Rating the Barrel with Two Hands
In our continued discussion with Ben from Two Hands Wine we learn not all grapes are grown equally. There can be many reasons. Weather has an important role in the growing season as does the terroir of where the grapes are planted. All this changes year after year. Not just Australia, but everywhere.
At Two Hands they have a very distinct way of selecting the wine for each of their labels. You have their Picture Series (that I posted about here ) The Flagship Series that I will talk about below and the Garden Series next week.
The selection process is long but no Shiraz is left behind. Think of it as an entrance exam into college. Some get accepted some don’t. It’s all about how you perform on that exam.
During the selection process winemaker Ben Perkins and owner Michael Twelftree sit down and blind taste through all the barrels and rate them. There can be anywhere from 1,800 to 2,200 barrels, however they only taste 100 barrels a day and they have to be the same variety and from the same region. They give every barrel a score from A+ to a D-. This not only determines where the barrels are used, the score determines how much the growers get paid.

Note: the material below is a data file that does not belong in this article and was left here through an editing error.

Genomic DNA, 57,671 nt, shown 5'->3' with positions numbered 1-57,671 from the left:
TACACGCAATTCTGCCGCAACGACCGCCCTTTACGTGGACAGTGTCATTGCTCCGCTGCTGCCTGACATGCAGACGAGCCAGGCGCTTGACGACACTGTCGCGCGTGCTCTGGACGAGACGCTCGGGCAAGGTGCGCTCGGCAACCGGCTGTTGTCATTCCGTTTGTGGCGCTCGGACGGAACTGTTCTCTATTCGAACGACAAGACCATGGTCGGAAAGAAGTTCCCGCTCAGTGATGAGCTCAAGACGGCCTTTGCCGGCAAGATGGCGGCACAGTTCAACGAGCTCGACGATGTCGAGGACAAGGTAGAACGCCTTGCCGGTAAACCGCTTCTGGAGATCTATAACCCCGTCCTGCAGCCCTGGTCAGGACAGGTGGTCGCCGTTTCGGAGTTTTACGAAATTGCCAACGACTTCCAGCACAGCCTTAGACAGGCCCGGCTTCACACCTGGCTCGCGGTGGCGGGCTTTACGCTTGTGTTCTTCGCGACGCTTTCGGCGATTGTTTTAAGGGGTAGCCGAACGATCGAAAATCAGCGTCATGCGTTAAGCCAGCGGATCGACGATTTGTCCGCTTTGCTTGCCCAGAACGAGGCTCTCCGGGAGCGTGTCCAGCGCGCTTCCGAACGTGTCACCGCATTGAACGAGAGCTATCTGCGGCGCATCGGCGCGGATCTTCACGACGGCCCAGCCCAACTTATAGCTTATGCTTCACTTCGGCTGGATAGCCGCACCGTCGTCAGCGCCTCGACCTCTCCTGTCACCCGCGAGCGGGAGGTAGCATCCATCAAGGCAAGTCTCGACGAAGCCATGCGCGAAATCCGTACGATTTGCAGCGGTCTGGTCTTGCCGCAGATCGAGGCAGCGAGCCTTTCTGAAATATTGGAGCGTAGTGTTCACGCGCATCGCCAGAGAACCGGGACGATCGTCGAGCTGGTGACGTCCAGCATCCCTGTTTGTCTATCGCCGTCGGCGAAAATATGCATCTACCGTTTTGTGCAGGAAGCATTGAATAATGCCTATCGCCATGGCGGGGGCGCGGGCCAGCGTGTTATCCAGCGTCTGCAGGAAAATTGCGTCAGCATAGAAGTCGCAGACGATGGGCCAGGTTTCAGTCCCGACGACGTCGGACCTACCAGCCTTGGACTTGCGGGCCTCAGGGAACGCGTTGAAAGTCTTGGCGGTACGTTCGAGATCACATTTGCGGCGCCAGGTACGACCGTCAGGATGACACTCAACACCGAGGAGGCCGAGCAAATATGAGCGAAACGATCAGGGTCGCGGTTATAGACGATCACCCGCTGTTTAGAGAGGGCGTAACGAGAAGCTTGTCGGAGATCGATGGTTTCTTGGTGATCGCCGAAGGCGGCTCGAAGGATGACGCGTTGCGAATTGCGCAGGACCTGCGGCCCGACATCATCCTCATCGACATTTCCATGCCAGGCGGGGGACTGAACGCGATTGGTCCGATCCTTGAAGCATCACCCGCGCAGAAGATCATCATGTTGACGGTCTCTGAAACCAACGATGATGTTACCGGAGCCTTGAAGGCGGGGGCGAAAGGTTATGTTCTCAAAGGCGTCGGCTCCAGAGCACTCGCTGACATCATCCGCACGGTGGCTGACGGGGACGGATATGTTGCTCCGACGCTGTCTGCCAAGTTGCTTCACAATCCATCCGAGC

The scoring is as follows:
- A+ goes to the Ares which is the Flagship Series and priced at $199 bottle
- A and A- make up the Garden Series which are constantly outstanding. These are priced from $65 to $80 a bottle
- B and B- make up the Picture Series which sells for $36
What are they looking for when scoring. They look for the length, depth of flavor, balance, and the depth of the tannins in the wine, This process takes place six months after the vintage.
With the Ares, it is only from grapes sourced from the Barossa Valley. So if there is an A+ score on a Shiraz from the McLaren Vale region it will be put in Lily’s Garden in the Garden Series.
What makes up a $199 bottle of Shiraz? Complex flavors, long tannins and a wine where thing is getting along.
The Two Hands 2012 Ares Shiraz is just that. Very complex and very dark red in color this wine was aged in 100% new French oak. When I first opened the bottle and took a quick sniff I got chocolate notes. Once I poured it in my glass, there was notes of chocolate, blackberry, chili and clove. On the palate there was a little chocolate, dark berry, blackberry with a hint of ash on the finish and a burst of pepper accompanied with soft sexy tannins.
I served this with a Flank Steak marinated in wine and herbs, Sage Potatoes Au Gratin and for dessert I made Lydia’s Crown Maple Chocolate Pots de Creme. While the steak really soften the tannins of the wine and highlights the flavor of both the steak and the wine, the Pot de Creme was my favorite. The wine made the chocolate creamer and the chocolate mellowed out the fruit in the wine but still leaving the berry presence.
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